This heady menu offers its own set of challenges to the oenophile. Rich pâté and fragrant buttery potatoes tango with vinegary celery root salad and green beans. Here we’re recommending a Chenin Blanc, a rich yet mineral-driven wine. The richness will match the weight of a pâté while the minerals play well with the zesty elements of the carte du jour. On the red side, gamay is again the call, however, from an important area called Morgon. The Morgon AOC is so highly regarded it is often compared with the nearby wines of Burgundy’s Côte d’Or. Thévenet’s version is a prime example of this quality: heady aromatics and savory red fruit with just the right amount of acidity make this an excellent choice for Thanksgiving or any autumnal meal. Equally compelling is the red Burgundy from Jean-Marc Millot. The spicy and lush bouquet of this wine makes it difficult to put down the glass. Fresh crushed cherries highlight the flavors while the earthy core drives the lengthy finish of this wine.

MENU: Antipasti platter; garlic and rosemary crusted pork loin with pancetta-cipollini onion gravy; stuffed cremini mushrooms; potato-gnocchi gratin; baked squash & cranberries with olive oil; sautéed spinach with pine nuts and raisins.
WINES: Marco Porello Roero Arneis DOCG Camestrì 2008 ($15-$17); Tenuta la Meridiana Barbera d’Asti DOC “Vitis” 2007 ($15-$17); Valle dell’Acate Cerasuolo di Vittoria DOCG Classico 2006 ($22-$24)

This Italian-style feast features roast pork as opposed to turkey, but is no less comforting. These homey flavors offer richness in a variety of ways: pancetta, squash, pine nuts and raisins. Thus we turn to wines that have a bit more intensity to complement this menu. A crisp white might fall short when faced with caramelized squash, cranberries and sweet raisins, so try a wine with a bit more fruit. Porello’s arneis from the Piedmont region fits the bill, with clean, peachy, stonefruit flavors braced by a mineral core that keeps the wine from becoming flabby. Also from Piedmont, the Barbera d’Asti from La Meridiana has a gutsy old-world feel from older oak barrels rather than new French oak. This is honest, easy to drink wine that has enough character to carry the meal. Heading further south, the Cerasuolo di Vittoria is a wine with beautiful aromatics, subtle spices and black raspberry fruit.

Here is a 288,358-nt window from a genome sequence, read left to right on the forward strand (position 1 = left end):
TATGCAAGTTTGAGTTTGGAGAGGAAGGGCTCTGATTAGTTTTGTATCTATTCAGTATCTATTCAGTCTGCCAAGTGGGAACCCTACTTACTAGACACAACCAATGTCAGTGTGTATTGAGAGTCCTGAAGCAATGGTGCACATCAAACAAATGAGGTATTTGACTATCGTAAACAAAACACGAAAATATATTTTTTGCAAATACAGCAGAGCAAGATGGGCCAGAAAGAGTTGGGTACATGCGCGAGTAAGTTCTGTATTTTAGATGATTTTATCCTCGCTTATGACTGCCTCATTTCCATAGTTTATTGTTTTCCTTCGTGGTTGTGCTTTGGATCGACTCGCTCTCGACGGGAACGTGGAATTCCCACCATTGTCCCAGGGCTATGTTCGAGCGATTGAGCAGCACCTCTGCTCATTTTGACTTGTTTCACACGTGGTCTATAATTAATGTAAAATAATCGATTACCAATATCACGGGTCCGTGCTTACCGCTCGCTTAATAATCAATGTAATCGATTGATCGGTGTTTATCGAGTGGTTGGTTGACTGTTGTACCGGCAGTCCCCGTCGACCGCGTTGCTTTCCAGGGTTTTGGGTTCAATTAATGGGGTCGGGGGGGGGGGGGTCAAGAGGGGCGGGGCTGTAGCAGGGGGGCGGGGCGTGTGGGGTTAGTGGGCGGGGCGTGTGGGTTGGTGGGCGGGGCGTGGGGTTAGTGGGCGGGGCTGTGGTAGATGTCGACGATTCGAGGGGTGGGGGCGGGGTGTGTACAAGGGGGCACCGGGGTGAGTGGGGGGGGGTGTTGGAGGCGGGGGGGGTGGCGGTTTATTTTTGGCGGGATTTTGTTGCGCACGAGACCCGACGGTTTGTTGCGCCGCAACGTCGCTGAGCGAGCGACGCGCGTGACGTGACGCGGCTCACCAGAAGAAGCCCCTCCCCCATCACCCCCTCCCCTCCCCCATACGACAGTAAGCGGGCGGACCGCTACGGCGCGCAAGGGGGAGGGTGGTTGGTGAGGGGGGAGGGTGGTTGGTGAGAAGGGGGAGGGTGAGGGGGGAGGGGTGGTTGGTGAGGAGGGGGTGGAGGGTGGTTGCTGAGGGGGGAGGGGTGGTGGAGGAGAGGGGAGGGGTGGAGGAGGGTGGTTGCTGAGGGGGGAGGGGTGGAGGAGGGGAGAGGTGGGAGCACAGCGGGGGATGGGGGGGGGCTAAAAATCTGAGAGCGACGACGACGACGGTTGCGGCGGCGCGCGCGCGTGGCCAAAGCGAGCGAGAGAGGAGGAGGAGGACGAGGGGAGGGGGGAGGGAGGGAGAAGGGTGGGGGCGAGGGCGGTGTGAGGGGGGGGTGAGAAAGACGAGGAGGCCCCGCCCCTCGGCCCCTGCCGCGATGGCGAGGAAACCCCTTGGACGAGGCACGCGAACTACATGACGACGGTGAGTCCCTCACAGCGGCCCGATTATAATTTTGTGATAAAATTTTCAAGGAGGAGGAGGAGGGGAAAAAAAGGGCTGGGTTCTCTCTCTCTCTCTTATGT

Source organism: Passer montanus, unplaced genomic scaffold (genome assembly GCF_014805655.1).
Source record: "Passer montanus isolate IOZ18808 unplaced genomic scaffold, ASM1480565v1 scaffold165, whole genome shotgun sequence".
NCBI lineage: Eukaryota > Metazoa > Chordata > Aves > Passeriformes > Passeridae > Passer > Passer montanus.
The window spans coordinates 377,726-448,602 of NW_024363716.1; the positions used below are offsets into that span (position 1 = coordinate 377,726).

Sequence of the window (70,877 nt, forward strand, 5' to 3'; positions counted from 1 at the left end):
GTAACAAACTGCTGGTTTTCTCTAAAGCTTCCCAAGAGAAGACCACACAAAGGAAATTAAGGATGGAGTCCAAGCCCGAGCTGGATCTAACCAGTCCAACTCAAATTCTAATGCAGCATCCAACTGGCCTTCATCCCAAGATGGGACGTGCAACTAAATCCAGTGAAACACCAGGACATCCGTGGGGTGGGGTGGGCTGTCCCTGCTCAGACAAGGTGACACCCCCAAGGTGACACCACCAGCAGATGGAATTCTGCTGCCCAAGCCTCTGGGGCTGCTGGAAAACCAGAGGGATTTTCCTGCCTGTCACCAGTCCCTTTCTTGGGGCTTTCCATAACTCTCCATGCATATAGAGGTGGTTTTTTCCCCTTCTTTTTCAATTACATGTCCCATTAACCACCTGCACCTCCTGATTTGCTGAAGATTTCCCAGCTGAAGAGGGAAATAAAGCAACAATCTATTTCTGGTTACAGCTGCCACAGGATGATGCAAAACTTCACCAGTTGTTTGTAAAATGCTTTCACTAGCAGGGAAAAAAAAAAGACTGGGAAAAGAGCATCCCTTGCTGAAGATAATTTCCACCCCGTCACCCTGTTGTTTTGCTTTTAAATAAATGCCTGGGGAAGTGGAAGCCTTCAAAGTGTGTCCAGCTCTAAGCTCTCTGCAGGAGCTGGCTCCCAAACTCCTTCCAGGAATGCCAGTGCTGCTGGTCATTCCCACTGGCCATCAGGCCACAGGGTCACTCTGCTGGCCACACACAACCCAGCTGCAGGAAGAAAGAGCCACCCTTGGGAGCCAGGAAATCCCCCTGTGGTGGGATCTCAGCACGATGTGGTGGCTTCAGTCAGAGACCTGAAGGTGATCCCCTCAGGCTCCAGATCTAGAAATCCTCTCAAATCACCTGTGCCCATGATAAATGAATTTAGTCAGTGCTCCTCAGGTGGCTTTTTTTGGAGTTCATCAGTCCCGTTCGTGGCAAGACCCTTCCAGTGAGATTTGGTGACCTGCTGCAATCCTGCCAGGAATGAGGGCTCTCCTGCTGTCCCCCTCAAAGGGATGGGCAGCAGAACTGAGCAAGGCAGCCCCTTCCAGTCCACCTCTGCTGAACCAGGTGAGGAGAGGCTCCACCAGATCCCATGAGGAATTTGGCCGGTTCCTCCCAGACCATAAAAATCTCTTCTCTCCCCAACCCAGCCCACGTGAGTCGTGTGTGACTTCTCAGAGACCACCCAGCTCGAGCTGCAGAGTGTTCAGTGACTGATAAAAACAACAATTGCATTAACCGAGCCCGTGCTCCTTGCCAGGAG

MENU: Shrimp escabèche with mini corn tortillas; ensalada verde with queso fresco; Yucatán braised pork; turkey mole; chorizo & jalapeño corn bread stuffing; fried plantains; cilantro rice; ancho chile and roasted garlic black beans.
WINES: Adegas Benaza Godello Monterrei DO 2008 (Spain; $12-$14); Jelu Torrontés San Juan DO 2009 (Argentina; $12-$14); Kingston Family Vineyards Syrah Casablanca Valley DO “Lucero” 2007 (Chile; $18-$20)

Here is a Latin-themed menu that brings not only robust earthy flavors, but spice as well. The Benaza, made predominantly from the godello grape, offers soft, peachy fruit without the excessive boozy feel. It can easily handle an escabèche, while bringing life to braised pork. For a slightly richer take, the Jelu torrontés provides more stonefruit flavors with a more textured palate. This has the weight to handle black beans and an earthy mole. For a red option, a full-bodied syrah from Kingston Family may be just the ticket. This darkly colored red brings ample fruit and concentration for the pork, and shouldn’t be overwhelmed by spice.